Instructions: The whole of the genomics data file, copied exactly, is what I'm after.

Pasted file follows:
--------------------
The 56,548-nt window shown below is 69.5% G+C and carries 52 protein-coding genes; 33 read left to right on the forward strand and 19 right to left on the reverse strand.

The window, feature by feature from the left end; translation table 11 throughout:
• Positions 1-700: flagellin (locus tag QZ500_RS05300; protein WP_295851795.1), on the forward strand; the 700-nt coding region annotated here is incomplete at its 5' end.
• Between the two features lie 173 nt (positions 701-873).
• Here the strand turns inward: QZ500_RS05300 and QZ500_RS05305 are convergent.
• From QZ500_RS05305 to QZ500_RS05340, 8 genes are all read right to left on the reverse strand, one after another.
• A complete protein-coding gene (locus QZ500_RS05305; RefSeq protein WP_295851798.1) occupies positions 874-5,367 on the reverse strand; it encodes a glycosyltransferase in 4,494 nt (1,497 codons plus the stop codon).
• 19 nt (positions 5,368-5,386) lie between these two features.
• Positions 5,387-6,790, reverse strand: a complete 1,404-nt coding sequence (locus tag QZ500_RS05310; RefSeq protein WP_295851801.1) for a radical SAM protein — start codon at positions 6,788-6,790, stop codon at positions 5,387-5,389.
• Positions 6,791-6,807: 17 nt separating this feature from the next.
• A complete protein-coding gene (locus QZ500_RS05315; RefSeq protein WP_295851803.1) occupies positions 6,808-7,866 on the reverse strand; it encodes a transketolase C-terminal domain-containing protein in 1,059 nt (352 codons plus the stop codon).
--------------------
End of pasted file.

The 56,548-nt window shown below is 69.5% G+C and carries 52 protein-coding genes; 33 read left to right on the forward strand and 19 right to left on the reverse strand.

The window, feature by feature from the left end; translation table 11 throughout:
• Positions 1-700: flagellin (locus tag QZ500_RS05300; protein WP_295851795.1), on the forward strand; the 700-nt coding region annotated here is incomplete at its 5' end.
• Between the two features lie 173 nt (positions 701-873).
• Here the strand turns inward: QZ500_RS05300 and QZ500_RS05305 are convergent.
• From QZ500_RS05305 to QZ500_RS05340, 8 genes are all read right to left on the reverse strand, one after another.
• A complete protein-coding gene (locus QZ500_RS05305; RefSeq protein WP_295851798.1) occupies positions 874-5,367 on the reverse strand; it encodes a glycosyltransferase in 4,494 nt (1,497 codons plus the stop codon).
• 19 nt (positions 5,368-5,386) lie between these two features.
• Positions 5,387-6,790, reverse strand: a complete 1,404-nt coding sequence (locus tag QZ500_RS05310; RefSeq protein WP_295851801.1) for a radical SAM protein — start codon at positions 6,788-6,790, stop codon at positions 5,387-5,389.
• Positions 6,791-6,807: 17 nt separating this feature from the next.
• A complete protein-coding gene (locus QZ500_RS05315; RefSeq protein WP_295851803.1) occupies positions 6,808-7,866 on the reverse strand; it encodes a transketolase C-terminal domain-containing protein in 1,059 nt (352 codons plus the stop codon).